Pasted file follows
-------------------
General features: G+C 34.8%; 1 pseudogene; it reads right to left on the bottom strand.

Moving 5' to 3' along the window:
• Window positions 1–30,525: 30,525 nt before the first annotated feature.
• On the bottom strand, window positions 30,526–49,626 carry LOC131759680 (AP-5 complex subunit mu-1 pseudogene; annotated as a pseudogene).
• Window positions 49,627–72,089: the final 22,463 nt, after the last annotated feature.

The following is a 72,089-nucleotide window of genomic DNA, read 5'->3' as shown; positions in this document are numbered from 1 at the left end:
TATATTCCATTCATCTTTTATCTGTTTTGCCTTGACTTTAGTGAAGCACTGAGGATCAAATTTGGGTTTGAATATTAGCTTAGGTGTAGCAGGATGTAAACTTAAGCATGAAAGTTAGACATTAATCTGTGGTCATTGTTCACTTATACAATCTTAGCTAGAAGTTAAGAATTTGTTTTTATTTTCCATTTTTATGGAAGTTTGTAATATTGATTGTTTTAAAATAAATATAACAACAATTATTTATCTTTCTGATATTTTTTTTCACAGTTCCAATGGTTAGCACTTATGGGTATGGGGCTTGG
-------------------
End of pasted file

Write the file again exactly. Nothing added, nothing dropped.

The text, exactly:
General features: G+C 34.8%; 1 pseudogene; it reads right to left on the bottom strand.

Moving 5' to 3' along the window:
• Window positions 1–30,525: 30,525 nt before the first annotated feature.
• On the bottom strand, window positions 30,526–49,626 carry LOC131759680 (AP-5 complex subunit mu-1 pseudogene; annotated as a pseudogene).
• Window positions 49,627–72,089: the final 22,463 nt, after the last annotated feature.

The following is a 72,089-nucleotide window of genomic DNA, read 5'->3' as shown; positions in this document are numbered from 1 at the left end:
TATATTCCATTCATCTTTTATCTGTTTTGCCTTGACTTTAGTGAAGCACTGAGGATCAAATTTGGGTTTGAATATTAGCTTAGGTGTAGCAGGATGTAAACTTAAGCATGAAAGTTAGACATTAATCTGTGGTCATTGTTCACTTATACAATCTTAGCTAGAAGTTAAGAATTTGTTTTTATTTTCCATTTTTATGGAAGTTTGTAATATTGATTGTTTTAAAATAAATATAACAACAATTATTTATCTTTCTGATATTTTTTTTCACAGTTCCAATGGTTAGCACTTATGGGTATGGGGCTTGG